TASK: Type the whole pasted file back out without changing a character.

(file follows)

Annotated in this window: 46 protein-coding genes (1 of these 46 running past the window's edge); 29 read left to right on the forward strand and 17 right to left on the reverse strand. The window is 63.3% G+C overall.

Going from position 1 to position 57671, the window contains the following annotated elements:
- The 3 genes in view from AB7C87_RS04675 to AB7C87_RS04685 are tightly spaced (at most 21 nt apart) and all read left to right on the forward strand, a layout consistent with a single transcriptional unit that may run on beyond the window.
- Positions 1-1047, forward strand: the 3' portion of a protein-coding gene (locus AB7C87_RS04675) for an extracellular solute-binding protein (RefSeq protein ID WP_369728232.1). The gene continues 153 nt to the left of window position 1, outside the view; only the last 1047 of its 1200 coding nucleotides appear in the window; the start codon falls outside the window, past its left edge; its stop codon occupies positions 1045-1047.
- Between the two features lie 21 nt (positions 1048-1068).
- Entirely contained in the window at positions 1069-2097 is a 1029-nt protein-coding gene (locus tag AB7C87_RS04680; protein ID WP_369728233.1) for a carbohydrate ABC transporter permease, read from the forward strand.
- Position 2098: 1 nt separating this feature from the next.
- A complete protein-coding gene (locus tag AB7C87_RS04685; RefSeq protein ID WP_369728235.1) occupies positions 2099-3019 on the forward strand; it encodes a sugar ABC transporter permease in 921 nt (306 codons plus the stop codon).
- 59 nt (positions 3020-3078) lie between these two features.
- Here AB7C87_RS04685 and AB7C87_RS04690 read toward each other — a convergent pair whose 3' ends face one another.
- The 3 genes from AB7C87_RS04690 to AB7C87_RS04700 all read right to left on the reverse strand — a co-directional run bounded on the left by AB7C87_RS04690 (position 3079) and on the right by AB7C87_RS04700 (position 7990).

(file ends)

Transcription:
Annotated in this window: 46 protein-coding genes (1 of these 46 running past the window's edge); 29 read left to right on the forward strand and 17 right to left on the reverse strand. The window is 63.3% G+C overall.

Going from position 1 to position 57671, the window contains the following annotated elements:
- The 3 genes in view from AB7C87_RS04675 to AB7C87_RS04685 are tightly spaced (at most 21 nt apart) and all read left to right on the forward strand, a layout consistent with a single transcriptional unit that may run on beyond the window.
- Positions 1-1047, forward strand: the 3' portion of a protein-coding gene (locus AB7C87_RS04675) for an extracellular solute-binding protein (RefSeq protein ID WP_369728232.1). The gene continues 153 nt to the left of window position 1, outside the view; only the last 1047 of its 1200 coding nucleotides appear in the window; the start codon falls outside the window, past its left edge; its stop codon occupies positions 1045-1047.
- Between the two features lie 21 nt (positions 1048-1068).
- Entirely contained in the window at positions 1069-2097 is a 1029-nt protein-coding gene (locus tag AB7C87_RS04680; protein ID WP_369728233.1) for a carbohydrate ABC transporter permease, read from the forward strand.
- Position 2098: 1 nt separating this feature from the next.
- A complete protein-coding gene (locus tag AB7C87_RS04685; RefSeq protein ID WP_369728235.1) occupies positions 2099-3019 on the forward strand; it encodes a sugar ABC transporter permease in 921 nt (306 codons plus the stop codon).
- 59 nt (positions 3020-3078) lie between these two features.
- Here AB7C87_RS04685 and AB7C87_RS04690 read toward each other — a convergent pair whose 3' ends face one another.
- The 3 genes from AB7C87_RS04690 to AB7C87_RS04700 all read right to left on the reverse strand — a co-directional run bounded on the left by AB7C87_RS04690 (position 3079) and on the right by AB7C87_RS04700 (position 7990).